While Metro Vancouver’s living wage saw the slight increase of 30 cents, other regions hit by the the affordable housing crisis saw more staggering increases, according to the CCPA calculations.

In the Fraser Valley, where housing has now also reached benchmark prices of above $1 million, as well as a less-than-1 per cent rental rate, the living wage is now $17.40, up from $15.90. That’s the biggest jump in recent living wage calculations.

On Vancouver Island, Victoria’s 2018 living wage is $20.50, a 49-cent increase from $20.01 in years prior.

That’s compared to the Comox Valley, where the CCPA report says the living wage is $16.59.

In Kamloops, $17.31 is the new living wage standard, up from $16.90.

Revelstoke costs calculate to the highest necessary wage for a tourism-based community, at $19.37.

Minimum wage set to reach $15.20 by 2020, NDP says

About 110 employers across B.C. are paying employees a living wage, according to the Living Wage for Families Campaign.

That includes 11 municipalities, Huu-ay-aht First Nations and the United Way of the Lower Mainland.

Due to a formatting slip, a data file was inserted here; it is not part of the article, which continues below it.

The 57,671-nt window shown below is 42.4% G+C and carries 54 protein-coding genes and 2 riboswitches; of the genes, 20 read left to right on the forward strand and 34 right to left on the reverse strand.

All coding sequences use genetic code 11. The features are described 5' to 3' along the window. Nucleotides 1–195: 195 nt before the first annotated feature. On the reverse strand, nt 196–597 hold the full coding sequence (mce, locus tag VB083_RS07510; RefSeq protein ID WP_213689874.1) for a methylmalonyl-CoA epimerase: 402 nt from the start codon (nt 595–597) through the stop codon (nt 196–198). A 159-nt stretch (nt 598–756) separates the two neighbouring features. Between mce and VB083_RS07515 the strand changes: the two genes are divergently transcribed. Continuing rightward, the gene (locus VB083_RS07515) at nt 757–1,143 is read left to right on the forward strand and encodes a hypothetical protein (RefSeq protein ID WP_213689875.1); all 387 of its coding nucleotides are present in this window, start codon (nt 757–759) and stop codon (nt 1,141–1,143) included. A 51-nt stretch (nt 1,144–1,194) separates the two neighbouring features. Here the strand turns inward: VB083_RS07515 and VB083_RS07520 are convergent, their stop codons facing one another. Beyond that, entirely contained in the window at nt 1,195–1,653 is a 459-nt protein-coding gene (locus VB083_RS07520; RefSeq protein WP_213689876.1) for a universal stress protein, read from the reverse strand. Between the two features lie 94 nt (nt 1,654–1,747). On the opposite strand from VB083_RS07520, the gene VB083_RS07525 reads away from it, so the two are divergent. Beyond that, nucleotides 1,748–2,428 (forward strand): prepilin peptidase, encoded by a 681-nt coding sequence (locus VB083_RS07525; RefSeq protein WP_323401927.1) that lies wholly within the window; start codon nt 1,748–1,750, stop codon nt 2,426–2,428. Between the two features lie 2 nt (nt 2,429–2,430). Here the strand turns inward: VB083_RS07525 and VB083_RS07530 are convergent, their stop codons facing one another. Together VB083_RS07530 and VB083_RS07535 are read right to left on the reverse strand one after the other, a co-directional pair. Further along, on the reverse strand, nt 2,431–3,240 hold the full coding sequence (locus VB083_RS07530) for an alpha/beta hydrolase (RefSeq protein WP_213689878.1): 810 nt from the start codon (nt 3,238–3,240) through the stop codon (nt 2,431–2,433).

Mark Thompson, a retired Sauder School of Business professor, said the living wage has for a long time served as a calculation that gives those in the labour market a way to place upward pressure on their employers and government to increase wages.

“It’s a statement of social policy, really,” he said.

READ MORE: B.C. to increase minimum wage to $15.20/hour in 2021

While it doesn’t have a huge effect on immediate changes, he said, it can offer municipalities a standard when introducing its own living wage for staff and employees and set an example for other employers.

For the rest of the working class in the province, minimum wage stands at $11.35 and is set to increase to $12.65 on June 1.

“The province is moving in that direction, considering minimum wage was essentially frozen for about a decade.”


@ashwadhwani
ashley.wadhwani@bpdigital.ca

Like us on Facebook and follow us on Twitter.

Get local stories you won't find anywhere else right to your inbox.
Sign up here

Just Posted